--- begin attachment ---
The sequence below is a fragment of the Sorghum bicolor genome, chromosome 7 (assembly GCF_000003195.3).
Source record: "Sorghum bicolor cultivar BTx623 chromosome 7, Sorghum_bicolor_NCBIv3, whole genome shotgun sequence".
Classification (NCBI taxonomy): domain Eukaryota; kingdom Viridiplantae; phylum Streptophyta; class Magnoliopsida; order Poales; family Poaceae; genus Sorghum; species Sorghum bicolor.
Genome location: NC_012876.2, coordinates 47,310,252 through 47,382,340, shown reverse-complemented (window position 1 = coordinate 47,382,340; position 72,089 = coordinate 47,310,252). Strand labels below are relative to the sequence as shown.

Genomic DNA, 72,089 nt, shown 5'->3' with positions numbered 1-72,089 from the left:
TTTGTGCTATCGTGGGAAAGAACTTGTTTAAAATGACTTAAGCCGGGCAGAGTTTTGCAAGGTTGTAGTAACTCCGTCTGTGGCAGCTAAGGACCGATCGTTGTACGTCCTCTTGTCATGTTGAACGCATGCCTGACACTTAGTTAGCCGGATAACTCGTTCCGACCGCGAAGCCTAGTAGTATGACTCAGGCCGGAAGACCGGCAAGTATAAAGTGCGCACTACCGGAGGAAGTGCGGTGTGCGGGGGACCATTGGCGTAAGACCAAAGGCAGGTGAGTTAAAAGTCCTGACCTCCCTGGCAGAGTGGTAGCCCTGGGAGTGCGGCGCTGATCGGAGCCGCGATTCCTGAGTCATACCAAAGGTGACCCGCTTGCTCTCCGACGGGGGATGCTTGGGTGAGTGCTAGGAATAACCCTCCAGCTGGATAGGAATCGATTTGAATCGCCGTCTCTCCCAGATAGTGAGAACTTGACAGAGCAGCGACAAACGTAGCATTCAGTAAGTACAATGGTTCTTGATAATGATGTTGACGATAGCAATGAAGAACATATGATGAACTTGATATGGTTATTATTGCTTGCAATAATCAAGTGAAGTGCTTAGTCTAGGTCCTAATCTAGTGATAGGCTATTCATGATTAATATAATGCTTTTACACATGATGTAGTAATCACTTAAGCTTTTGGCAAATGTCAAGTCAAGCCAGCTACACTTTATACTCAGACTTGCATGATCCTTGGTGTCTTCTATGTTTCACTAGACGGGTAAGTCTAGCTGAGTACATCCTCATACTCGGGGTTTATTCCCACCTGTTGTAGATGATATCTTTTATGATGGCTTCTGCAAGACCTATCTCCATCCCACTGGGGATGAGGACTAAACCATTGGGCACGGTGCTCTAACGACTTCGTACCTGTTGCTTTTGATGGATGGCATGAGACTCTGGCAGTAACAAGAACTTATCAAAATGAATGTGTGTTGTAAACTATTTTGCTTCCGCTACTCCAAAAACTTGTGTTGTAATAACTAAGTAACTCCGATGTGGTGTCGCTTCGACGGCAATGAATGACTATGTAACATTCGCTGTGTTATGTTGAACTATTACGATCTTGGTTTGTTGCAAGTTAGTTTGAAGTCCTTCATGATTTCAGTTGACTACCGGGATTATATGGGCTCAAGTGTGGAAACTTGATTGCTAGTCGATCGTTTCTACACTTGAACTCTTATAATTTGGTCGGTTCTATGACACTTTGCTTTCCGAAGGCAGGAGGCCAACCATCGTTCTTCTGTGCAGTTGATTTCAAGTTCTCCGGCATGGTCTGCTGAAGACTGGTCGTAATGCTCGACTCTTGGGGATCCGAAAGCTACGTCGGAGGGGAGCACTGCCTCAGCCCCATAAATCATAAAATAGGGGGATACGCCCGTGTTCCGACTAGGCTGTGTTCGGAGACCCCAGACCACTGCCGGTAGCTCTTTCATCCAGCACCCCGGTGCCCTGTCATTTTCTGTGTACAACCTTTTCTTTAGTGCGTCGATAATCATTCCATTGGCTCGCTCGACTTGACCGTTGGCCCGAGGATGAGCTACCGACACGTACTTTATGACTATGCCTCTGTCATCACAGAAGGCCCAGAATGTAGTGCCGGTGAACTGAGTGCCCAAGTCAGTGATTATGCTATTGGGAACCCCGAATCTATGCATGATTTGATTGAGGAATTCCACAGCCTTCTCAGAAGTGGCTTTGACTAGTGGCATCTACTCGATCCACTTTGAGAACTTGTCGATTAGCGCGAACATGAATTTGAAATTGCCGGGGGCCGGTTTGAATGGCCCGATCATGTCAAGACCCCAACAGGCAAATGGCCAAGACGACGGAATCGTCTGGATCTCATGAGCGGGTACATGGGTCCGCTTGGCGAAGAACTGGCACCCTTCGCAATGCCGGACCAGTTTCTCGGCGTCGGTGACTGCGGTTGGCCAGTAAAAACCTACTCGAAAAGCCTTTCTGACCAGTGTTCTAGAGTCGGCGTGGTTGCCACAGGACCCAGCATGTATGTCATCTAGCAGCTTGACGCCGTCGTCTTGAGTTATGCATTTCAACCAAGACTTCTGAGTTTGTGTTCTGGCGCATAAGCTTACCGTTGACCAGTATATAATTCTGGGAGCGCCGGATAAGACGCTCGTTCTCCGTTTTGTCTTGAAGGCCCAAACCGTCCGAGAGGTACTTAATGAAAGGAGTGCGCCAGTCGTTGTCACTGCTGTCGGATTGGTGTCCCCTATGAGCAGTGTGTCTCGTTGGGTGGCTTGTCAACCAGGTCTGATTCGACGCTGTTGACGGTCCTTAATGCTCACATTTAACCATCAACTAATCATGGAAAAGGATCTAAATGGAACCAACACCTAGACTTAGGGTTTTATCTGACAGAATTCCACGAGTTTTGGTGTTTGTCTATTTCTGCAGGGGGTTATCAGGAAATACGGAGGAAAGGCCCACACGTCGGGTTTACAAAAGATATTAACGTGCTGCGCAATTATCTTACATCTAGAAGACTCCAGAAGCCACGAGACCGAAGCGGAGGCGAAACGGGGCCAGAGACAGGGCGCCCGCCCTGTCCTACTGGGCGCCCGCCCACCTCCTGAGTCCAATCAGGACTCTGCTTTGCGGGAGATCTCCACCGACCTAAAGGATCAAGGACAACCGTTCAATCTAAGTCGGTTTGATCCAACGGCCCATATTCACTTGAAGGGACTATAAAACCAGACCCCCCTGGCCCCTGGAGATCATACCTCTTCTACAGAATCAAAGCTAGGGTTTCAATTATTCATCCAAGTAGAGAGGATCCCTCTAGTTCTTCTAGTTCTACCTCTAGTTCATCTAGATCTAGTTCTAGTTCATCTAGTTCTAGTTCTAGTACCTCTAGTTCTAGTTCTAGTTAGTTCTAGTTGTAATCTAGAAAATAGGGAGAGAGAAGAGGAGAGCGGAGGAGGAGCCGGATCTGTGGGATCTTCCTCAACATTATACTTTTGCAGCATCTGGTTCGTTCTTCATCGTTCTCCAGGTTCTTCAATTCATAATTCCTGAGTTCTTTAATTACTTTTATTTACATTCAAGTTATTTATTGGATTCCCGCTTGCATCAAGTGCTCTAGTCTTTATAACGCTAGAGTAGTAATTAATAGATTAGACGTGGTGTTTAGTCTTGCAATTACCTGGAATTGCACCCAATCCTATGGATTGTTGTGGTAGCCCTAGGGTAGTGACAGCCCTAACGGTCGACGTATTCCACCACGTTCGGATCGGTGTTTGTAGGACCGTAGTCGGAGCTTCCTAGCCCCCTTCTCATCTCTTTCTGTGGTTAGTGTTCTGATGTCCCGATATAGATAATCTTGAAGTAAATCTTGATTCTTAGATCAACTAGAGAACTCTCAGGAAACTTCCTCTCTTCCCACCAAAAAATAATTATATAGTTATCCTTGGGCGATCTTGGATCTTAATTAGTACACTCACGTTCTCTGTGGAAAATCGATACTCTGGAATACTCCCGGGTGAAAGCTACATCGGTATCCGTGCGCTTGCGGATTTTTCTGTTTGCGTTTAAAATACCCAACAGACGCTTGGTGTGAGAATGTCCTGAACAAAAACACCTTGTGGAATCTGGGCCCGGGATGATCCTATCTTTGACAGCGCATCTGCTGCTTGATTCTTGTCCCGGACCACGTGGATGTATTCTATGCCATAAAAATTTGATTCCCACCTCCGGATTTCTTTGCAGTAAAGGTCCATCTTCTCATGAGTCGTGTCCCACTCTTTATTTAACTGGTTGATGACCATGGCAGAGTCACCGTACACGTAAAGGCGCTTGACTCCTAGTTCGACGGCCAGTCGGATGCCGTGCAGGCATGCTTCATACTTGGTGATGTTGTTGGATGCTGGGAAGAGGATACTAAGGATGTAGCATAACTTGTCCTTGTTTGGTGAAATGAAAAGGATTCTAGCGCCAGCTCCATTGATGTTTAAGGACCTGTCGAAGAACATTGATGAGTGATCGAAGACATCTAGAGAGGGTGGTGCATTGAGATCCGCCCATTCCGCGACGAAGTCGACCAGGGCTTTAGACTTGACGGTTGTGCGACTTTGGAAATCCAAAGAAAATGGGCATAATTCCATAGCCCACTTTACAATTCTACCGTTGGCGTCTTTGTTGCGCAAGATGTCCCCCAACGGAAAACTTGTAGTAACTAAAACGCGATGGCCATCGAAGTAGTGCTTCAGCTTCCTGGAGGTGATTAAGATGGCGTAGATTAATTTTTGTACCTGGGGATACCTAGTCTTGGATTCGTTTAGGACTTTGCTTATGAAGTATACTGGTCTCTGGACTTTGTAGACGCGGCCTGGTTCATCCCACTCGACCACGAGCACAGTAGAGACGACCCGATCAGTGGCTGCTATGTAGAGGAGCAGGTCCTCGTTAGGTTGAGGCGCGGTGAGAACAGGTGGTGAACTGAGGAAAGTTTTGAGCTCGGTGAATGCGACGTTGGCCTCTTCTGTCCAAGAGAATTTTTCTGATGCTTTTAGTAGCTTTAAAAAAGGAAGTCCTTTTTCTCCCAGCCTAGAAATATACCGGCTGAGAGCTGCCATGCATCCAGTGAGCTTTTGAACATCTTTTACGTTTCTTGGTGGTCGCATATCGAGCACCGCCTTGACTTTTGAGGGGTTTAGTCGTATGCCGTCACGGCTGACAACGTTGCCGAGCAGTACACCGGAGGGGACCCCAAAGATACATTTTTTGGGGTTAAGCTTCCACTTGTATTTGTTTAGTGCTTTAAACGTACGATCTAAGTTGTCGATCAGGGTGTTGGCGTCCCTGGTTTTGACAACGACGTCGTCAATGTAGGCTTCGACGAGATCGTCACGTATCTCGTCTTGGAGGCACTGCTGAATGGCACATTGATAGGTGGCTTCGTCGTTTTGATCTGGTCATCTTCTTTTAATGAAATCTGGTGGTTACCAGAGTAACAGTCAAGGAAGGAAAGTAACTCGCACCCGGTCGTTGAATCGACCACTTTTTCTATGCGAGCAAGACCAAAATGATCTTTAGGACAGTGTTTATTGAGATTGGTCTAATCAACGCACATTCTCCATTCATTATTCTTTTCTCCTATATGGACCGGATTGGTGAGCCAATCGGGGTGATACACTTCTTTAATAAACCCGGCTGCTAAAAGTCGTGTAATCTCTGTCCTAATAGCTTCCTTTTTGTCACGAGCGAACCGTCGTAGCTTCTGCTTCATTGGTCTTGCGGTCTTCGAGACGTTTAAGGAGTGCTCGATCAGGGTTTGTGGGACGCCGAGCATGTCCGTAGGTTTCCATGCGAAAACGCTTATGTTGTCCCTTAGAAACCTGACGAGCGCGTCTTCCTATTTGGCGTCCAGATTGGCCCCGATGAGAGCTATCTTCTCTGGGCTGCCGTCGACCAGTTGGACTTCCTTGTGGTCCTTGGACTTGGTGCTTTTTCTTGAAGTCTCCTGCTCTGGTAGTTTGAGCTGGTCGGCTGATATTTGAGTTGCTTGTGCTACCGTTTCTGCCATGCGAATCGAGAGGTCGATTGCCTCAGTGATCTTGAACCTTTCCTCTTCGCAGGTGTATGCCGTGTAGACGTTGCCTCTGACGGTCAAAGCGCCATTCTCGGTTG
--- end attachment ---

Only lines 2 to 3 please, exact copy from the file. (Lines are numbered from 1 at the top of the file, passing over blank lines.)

Source record: "Sorghum bicolor cultivar BTx623 chromosome 7, Sorghum_bicolor_NCBIv3, whole genome shotgun sequence".
Classification (NCBI taxonomy): domain Eukaryota; kingdom Viridiplantae; phylum Streptophyta; class Magnoliopsida; order Poales; family Poaceae; genus Sorghum; species Sorghum bicolor.